Mummy buddies beat baby blues
James Cook University researchers have trialled a new program in which experienced mothers mentor new mums – and have found it is an effective and economical way to avoid the pitfalls some new mothers face.
JCU’s Professor James Dimmock said while motherhood is a joyous time, it can be stressful and the availability of professional postpartum support for mothers is often limited.
“We know a lack of support for new mothers in the postpartum period is a risk factor for developing postnatal depression and anxiety. It’s recognised that there is insufficient support from public health services mainly due to a lack of resources, while paid services may not be affordable for many,” said Professor Dimmock.
The team matched 47 pairs of women, consisting of a ‘Mummy Buddy’ volunteer who had previously raised a child or children and a first-time mum. The Mummy Buddies provided support for 24 weeks after the baby was born.
Professor Dimmock said it appears to have been a success.
“More than 85 per cent of new mothers were satisfied with the support provided by their buddy. The first-time mothers maintained normal levels of stress and depressive symptomology, and possessed relatively strong maternal functioning across the program duration,” he said.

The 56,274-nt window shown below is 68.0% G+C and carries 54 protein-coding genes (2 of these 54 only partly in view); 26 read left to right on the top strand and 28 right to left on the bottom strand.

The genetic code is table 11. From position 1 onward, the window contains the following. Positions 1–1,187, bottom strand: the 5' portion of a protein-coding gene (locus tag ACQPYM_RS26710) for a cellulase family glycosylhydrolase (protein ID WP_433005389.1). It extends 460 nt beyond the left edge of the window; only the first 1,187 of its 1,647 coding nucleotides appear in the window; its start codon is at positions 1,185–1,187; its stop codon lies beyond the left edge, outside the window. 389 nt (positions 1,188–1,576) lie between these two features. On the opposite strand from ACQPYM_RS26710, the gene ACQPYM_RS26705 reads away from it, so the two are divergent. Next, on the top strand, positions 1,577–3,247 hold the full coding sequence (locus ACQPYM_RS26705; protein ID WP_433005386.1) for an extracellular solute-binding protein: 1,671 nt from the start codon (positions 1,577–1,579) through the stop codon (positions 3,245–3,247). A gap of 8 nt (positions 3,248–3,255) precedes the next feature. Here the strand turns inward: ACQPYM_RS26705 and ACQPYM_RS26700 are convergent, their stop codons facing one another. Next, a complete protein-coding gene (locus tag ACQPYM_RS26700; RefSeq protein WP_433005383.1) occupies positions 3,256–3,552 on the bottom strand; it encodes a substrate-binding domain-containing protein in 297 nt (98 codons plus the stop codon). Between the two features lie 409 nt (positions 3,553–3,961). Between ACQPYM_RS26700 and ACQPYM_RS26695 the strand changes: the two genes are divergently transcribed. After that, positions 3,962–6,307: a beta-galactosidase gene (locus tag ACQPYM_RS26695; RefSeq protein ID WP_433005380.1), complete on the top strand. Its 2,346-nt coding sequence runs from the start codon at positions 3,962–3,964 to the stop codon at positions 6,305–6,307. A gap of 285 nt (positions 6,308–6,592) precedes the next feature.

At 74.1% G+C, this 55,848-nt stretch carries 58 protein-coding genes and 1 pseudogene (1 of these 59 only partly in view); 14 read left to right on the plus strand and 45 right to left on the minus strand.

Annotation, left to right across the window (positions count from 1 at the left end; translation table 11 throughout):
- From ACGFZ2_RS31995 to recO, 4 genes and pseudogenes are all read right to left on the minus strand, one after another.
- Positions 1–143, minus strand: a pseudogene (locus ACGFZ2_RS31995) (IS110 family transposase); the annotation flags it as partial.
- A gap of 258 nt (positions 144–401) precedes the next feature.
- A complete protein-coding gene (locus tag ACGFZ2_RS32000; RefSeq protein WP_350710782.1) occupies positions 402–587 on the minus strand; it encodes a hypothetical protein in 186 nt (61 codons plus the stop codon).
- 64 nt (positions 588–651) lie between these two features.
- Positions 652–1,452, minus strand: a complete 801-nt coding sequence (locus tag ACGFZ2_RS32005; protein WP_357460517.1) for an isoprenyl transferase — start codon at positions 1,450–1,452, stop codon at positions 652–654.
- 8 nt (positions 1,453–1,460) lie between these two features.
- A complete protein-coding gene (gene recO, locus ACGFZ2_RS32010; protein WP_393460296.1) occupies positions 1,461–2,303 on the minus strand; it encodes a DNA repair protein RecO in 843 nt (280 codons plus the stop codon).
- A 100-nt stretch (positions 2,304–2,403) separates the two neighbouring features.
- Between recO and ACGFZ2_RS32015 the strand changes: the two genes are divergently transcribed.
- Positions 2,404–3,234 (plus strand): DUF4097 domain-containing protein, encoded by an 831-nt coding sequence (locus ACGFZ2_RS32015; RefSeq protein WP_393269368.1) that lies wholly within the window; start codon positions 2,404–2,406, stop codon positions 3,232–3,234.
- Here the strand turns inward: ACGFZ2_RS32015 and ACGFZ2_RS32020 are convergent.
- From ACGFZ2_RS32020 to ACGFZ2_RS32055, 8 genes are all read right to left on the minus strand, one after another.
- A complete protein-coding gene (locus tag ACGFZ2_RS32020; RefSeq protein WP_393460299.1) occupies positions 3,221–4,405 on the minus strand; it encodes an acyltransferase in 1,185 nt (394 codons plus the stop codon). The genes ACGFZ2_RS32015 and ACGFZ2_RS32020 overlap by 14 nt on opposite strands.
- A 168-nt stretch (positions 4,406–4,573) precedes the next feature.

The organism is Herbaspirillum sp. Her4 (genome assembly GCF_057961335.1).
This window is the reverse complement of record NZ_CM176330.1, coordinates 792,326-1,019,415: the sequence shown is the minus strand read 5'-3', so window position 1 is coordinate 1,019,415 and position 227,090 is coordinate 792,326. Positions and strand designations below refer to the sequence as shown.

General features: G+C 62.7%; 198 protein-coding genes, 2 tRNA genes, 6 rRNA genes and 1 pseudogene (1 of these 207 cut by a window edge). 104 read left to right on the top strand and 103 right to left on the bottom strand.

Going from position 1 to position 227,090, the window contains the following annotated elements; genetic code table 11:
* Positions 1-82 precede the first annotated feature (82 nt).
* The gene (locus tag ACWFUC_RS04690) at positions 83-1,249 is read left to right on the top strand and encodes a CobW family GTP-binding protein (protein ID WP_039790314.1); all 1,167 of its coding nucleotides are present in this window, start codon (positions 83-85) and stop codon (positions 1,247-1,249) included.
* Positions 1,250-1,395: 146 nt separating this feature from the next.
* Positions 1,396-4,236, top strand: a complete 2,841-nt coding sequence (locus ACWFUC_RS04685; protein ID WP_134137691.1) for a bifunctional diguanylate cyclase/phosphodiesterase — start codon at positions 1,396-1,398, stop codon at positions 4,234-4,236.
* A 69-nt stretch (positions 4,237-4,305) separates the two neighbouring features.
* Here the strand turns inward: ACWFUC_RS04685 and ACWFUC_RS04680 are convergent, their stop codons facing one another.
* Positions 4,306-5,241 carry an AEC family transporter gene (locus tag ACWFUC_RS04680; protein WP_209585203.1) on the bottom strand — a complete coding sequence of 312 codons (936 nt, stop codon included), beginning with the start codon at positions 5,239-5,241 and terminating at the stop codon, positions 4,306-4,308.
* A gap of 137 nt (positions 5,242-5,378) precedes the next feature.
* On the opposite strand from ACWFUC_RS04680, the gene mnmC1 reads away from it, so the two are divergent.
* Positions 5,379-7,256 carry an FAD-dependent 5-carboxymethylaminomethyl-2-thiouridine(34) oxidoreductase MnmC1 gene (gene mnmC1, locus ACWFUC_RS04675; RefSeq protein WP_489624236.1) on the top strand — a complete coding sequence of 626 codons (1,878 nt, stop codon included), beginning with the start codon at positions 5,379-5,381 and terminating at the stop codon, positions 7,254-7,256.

Professor Dimmock said more than 94 per cent of new mothers were willing to recommend the program to others and over two-thirds would volunteer to be a mummy buddy themselves.
“The mummy buddies only needed about three hours training, so as a peer support network compared to professional sources of support such as obstetricians or child health nurses, the program has a lower cost, is more broadly accessible and subject to fewer constraints,” said Professor Dimmock.
He said The Mummy Buddy Program was intended and designed to complement rather than replace existing professional support structures and services.
“We recognise these serve a crucial role in assisting new mothers. But the Mummy Buddy Program appears to be a feasible and potentially valuable peer volunteer support program for first-time mothers that can potentially improve the experience of motherhood further.”
Professor James Dimmock